• The San Juan Daily Star

Flight cancellations grow as omicron disrupts Christmas

Waiting at Los Angeles International Airport on Thursday. Disruptions are expected to continue, with a few hundred U.S. flights scheduled for Sunday already canceled.

By William P. Davis

A flurry of flight cancellations continued on Christmas Day, with U.S. airlines scrapping nearly 1,000 flights as the rapid spread of the omicron variant of the coronavirus caused crew members to call out sick.

The cancellations affected more than 10% of the flights scheduled by Delta Air Lines, United Airlines and JetBlue. American Airlines had canceled less than 5% of flights, according to FlightAware, which provides aviation data.

By midday Saturday, the number of cancellations had already exceeded the total cancellations on Christmas Eve, a setback for travelers and airlines hoping this holiday season would be a return to relative normal. Globally, more than 2,500 flights scheduled for Christmas Day were canceled.

“A number of COVID-related sick calls led us to make the difficult decision to precancel some flights scheduled for today,” said Derek Walls, a spokesperson for American Airlines, which had about 90 cancellations Saturday. “We proactively notified affected customers yesterday and are working hard to rebook them quickly.”

The problems are expected to continue. Delta, which said weather in some parts of the country was also causing problems, expected to cancel more than 300 flights scheduled for Sunday. And FlightAware said other U.S. airlines had already canceled 150 flights for Sunday.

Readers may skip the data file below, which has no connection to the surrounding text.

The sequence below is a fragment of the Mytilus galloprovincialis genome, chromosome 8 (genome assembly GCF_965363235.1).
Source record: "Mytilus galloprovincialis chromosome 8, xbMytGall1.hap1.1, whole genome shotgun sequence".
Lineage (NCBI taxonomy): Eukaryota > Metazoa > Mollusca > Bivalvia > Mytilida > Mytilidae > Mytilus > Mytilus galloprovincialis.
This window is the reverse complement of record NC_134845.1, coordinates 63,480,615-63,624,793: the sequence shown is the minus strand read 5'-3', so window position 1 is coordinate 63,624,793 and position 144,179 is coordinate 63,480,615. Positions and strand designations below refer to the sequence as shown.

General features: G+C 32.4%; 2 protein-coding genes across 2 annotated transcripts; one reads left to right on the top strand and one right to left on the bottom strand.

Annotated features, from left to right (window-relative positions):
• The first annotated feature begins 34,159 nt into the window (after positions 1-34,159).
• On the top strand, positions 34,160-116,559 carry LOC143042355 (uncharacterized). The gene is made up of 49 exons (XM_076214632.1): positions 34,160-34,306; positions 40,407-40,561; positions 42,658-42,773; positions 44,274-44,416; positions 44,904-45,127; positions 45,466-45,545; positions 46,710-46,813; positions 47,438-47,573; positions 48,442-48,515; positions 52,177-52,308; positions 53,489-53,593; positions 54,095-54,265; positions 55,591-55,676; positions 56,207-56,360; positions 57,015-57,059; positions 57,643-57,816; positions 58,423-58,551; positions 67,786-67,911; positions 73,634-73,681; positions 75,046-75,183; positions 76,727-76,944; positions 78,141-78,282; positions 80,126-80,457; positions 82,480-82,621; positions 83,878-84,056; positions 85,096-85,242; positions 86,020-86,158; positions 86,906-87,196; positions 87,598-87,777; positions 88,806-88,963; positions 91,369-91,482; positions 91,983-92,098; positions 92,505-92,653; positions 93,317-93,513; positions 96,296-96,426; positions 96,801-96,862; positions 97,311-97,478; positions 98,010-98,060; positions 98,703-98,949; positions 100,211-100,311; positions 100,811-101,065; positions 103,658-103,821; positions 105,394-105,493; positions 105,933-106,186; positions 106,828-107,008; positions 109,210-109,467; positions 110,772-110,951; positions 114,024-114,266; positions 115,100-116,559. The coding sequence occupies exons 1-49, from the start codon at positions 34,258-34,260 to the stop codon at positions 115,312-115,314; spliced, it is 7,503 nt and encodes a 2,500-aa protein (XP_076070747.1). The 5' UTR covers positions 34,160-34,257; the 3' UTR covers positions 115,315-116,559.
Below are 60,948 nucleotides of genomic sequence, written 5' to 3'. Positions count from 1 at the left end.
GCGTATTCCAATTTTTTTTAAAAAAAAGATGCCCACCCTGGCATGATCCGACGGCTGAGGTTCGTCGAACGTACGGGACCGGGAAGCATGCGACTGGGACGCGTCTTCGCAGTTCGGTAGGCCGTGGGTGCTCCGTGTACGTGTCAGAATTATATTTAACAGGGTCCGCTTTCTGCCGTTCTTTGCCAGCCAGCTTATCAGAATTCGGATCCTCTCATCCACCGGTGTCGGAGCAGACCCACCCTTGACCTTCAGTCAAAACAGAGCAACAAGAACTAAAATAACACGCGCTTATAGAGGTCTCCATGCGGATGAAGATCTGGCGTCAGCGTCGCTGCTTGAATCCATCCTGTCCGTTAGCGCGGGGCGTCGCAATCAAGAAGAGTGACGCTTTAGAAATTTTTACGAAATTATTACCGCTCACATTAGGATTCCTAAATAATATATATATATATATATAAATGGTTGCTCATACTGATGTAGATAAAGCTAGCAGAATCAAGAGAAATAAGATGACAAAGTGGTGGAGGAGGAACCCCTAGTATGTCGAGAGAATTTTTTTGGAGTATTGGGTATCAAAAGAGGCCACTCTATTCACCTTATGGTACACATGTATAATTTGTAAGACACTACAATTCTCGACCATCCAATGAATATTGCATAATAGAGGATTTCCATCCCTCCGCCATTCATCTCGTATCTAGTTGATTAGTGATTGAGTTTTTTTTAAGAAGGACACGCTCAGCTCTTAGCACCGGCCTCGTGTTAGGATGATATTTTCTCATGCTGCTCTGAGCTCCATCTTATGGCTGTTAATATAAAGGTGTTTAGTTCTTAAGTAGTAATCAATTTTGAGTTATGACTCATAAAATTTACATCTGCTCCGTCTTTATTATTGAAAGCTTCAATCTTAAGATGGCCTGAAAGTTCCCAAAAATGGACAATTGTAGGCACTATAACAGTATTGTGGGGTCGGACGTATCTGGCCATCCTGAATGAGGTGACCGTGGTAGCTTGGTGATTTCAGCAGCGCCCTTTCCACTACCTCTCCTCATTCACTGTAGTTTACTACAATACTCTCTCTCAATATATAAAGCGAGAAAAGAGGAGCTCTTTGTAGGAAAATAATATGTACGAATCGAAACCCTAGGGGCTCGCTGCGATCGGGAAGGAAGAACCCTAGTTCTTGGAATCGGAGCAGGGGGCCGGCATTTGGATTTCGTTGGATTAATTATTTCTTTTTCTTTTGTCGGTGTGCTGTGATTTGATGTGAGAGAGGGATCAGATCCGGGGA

The cancellations come during one of the busiest travel periods of the year, and Americans are flying nearly as much as they were pre-pandemic, with about 2 million people streaming through screening checkpoints each day in the week leading up to Christmas Eve, according to the Transportation Security Administration. At some points the number of travelers this year even exceeded the number of passengers who flew in 2019, according to the TSA’s data.

The travel period also came during a fresh surge of COVID-19 cases. The U.S. is averaging almost 200,000 new cases each day, according to The New York Times’ coronavirus tracker, more than the average caseload during this summer’s peak.

An airline trade group asked the Centers for Disease Control and Prevention on Thursday to shorten the recommended isolation period for employees who test positive for COVID-19 from 10 days to “no more than five days,” with a negative test to return. “The omicron surge may exacerbate personnel shortages and create significant disruptions to our workforce and operations,” the group, Airlines for America, wrote in a letter to the CDC’s director.

But the Association of Flight Attendants has pushed back on that request, telling the CDC on Thursday that “we support your agency’s current recommendation to isolate for 10 days” and that decisions to reduce isolation times “should be made by public health professionals, not airlines.”

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